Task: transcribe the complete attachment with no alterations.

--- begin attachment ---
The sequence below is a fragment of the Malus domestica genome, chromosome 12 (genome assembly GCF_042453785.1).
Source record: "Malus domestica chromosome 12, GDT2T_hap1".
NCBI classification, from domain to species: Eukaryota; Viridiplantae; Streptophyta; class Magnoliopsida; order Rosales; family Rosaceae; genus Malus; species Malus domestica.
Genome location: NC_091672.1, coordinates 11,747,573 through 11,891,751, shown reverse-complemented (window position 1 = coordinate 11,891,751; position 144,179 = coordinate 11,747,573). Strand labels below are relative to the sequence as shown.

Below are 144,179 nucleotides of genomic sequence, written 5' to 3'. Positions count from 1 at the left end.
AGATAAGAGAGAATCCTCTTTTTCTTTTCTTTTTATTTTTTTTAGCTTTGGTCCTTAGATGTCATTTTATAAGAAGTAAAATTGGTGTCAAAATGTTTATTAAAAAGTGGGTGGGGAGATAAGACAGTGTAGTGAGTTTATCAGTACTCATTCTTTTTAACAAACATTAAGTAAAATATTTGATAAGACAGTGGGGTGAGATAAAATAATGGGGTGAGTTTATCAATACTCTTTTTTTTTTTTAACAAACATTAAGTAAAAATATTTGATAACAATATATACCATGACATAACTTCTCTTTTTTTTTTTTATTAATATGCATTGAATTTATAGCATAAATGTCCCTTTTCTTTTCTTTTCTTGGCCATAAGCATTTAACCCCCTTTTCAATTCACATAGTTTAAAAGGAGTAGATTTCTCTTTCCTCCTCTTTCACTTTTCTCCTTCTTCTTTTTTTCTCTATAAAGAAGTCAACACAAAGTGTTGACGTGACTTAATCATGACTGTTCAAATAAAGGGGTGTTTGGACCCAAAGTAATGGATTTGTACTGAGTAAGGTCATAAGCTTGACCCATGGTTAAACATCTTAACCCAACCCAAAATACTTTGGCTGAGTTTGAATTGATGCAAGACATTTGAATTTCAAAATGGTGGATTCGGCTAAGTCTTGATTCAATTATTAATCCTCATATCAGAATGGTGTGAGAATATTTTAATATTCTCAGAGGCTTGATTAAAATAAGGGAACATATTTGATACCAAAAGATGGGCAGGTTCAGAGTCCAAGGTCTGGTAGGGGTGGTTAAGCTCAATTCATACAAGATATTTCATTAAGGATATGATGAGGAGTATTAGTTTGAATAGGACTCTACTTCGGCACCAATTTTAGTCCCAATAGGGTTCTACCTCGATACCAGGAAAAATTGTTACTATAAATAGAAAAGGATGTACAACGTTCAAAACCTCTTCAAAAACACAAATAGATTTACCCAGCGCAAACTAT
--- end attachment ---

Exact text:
The sequence below is a fragment of the Malus domestica genome, chromosome 12 (genome assembly GCF_042453785.1).
Source record: "Malus domestica chromosome 12, GDT2T_hap1".
NCBI classification, from domain to species: Eukaryota; Viridiplantae; Streptophyta; class Magnoliopsida; order Rosales; family Rosaceae; genus Malus; species Malus domestica.
Genome location: NC_091672.1, coordinates 11,747,573 through 11,891,751, shown reverse-complemented (window position 1 = coordinate 11,891,751; position 144,179 = coordinate 11,747,573). Strand labels below are relative to the sequence as shown.

Below are 144,179 nucleotides of genomic sequence, written 5' to 3'. Positions count from 1 at the left end.
AGATAAGAGAGAATCCTCTTTTTCTTTTCTTTTTATTTTTTTTAGCTTTGGTCCTTAGATGTCATTTTATAAGAAGTAAAATTGGTGTCAAAATGTTTATTAAAAAGTGGGTGGGGAGATAAGACAGTGTAGTGAGTTTATCAGTACTCATTCTTTTTAACAAACATTAAGTAAAATATTTGATAAGACAGTGGGGTGAGATAAAATAATGGGGTGAGTTTATCAATACTCTTTTTTTTTTTTAACAAACATTAAGTAAAAATATTTGATAACAATATATACCATGACATAACTTCTCTTTTTTTTTTTTATTAATATGCATTGAATTTATAGCATAAATGTCCCTTTTCTTTTCTTTTCTTGGCCATAAGCATTTAACCCCCTTTTCAATTCACATAGTTTAAAAGGAGTAGATTTCTCTTTCCTCCTCTTTCACTTTTCTCCTTCTTCTTTTTTTCTCTATAAAGAAGTCAACACAAAGTGTTGACGTGACTTAATCATGACTGTTCAAATAAAGGGGTGTTTGGACCCAAAGTAATGGATTTGTACTGAGTAAGGTCATAAGCTTGACCCATGGTTAAACATCTTAACCCAACCCAAAATACTTTGGCTGAGTTTGAATTGATGCAAGACATTTGAATTTCAAAATGGTGGATTCGGCTAAGTCTTGATTCAATTATTAATCCTCATATCAGAATGGTGTGAGAATATTTTAATATTCTCAGAGGCTTGATTAAAATAAGGGAACATATTTGATACCAAAAGATGGGCAGGTTCAGAGTCCAAGGTCTGGTAGGGGTGGTTAAGCTCAATTCATACAAGATATTTCATTAAGGATATGATGAGGAGTATTAGTTTGAATAGGACTCTACTTCGGCACCAATTTTAGTCCCAATAGGGTTCTACCTCGATACCAGGAAAAATTGTTACTATAAATAGAAAAGGATGTACAACGTTCAAAACCTCTTCAAAAACACAAATAGATTTACCCAGCGCAAACTAT